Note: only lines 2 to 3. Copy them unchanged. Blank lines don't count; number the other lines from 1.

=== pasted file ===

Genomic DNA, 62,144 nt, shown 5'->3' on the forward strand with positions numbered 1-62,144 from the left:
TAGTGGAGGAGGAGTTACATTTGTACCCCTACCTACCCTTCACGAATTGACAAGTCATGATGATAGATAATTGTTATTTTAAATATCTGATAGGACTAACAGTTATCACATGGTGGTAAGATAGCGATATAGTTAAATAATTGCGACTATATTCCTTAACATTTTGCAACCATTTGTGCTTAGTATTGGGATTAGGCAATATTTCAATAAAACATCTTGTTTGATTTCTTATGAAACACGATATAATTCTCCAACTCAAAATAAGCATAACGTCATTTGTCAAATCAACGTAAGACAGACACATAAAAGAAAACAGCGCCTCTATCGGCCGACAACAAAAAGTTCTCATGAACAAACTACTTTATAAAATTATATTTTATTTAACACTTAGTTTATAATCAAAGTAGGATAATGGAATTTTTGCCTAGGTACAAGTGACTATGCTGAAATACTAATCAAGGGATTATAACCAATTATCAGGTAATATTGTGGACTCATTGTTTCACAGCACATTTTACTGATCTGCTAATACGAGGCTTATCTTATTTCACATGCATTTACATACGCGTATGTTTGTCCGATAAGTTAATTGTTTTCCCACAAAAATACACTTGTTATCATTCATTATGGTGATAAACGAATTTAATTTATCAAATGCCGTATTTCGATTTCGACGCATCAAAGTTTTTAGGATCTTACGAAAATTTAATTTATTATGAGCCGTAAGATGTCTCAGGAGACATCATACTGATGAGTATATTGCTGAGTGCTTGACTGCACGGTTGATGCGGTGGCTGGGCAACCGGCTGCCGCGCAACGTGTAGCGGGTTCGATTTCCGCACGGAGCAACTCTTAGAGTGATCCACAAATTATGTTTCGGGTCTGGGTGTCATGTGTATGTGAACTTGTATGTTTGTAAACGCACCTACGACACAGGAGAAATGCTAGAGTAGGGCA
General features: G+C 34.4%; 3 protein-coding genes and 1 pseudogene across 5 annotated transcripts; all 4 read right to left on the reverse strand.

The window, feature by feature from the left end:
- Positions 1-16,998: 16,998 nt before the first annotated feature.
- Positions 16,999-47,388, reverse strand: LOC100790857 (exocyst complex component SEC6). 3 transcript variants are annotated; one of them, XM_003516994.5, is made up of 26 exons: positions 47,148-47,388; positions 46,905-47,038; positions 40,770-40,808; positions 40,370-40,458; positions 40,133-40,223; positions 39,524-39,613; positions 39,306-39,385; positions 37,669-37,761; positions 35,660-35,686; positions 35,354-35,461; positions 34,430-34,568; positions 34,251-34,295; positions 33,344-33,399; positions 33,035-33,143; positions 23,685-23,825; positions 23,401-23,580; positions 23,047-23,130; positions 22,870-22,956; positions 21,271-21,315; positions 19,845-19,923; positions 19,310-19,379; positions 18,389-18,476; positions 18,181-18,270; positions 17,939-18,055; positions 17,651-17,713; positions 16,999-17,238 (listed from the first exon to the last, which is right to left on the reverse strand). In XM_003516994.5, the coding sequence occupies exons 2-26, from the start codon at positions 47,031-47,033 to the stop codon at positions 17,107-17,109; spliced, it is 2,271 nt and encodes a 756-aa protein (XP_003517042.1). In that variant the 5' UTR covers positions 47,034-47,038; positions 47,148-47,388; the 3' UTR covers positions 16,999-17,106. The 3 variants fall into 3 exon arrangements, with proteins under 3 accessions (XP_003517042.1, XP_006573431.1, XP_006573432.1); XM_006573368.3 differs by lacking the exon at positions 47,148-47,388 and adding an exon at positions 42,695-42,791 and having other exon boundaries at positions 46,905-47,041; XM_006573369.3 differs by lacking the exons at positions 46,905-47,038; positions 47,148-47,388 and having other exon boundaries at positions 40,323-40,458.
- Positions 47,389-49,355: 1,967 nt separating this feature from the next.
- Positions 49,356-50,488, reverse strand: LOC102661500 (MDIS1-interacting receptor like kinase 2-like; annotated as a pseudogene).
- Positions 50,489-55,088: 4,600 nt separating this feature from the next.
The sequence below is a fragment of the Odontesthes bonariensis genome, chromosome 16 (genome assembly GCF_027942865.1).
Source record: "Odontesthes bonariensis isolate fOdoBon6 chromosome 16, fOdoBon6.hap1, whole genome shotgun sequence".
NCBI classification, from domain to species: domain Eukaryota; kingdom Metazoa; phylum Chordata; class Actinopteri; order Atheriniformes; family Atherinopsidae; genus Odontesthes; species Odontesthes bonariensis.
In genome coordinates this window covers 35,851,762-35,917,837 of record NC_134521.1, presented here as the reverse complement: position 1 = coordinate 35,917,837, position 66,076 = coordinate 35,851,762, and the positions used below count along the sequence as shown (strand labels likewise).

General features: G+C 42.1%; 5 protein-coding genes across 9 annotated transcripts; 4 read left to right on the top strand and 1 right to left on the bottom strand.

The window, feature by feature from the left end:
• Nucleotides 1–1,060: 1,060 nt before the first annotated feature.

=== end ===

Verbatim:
TAGTGGAGGAGGAGTTACATTTGTACCCCTACCTACCCTTCACGAATTGACAAGTCATGATGATAGATAATTGTTATTTTAAATATCTGATAGGACTAACAGTTATCACATGGTGGTAAGATAGCGATATAGTTAAATAATTGCGACTATATTCCTTAACATTTTGCAACCATTTGTGCTTAGTATTGGGATTAGGCAATATTTCAATAAAACATCTTGTTTGATTTCTTATGAAACACGATATAATTCTCCAACTCAAAATAAGCATAACGTCATTTGTCAAATCAACGTAAGACAGACACATAAAAGAAAACAGCGCCTCTATCGGCCGACAACAAAAAGTTCTCATGAACAAACTACTTTATAAAATTATATTTTATTTAACACTTAGTTTATAATCAAAGTAGGATAATGGAATTTTTGCCTAGGTACAAGTGACTATGCTGAAATACTAATCAAGGGATTATAACCAATTATCAGGTAATATTGTGGACTCATTGTTTCACAGCACATTTTACTGATCTGCTAATACGAGGCTTATCTTATTTCACATGCATTTACATACGCGTATGTTTGTCCGATAAGTTAATTGTTTTCCCACAAAAATACACTTGTTATCATTCATTATGGTGATAAACGAATTTAATTTATCAAATGCCGTATTTCGATTTCGACGCATCAAAGTTTTTAGGATCTTACGAAAATTTAATTTATTATGAGCCGTAAGATGTCTCAGGAGACATCATACTGATGAGTATATTGCTGAGTGCTTGACTGCACGGTTGATGCGGTGGCTGGGCAACCGGCTGCCGCGCAACGTGTAGCGGGTTCGATTTCCGCACGGAGCAACTCTTAGAGTGATCCACAAATTATGTTTCGGGTCTGGGTGTCATGTGTATGTGAACTTGTATGTTTGTAAACGCACCTACGACACAGGAGAAATGCTAGAGTAGGGCA
General features: G+C 34.4%; 3 protein-coding genes and 1 pseudogene across 5 annotated transcripts; all 4 read right to left on the reverse strand.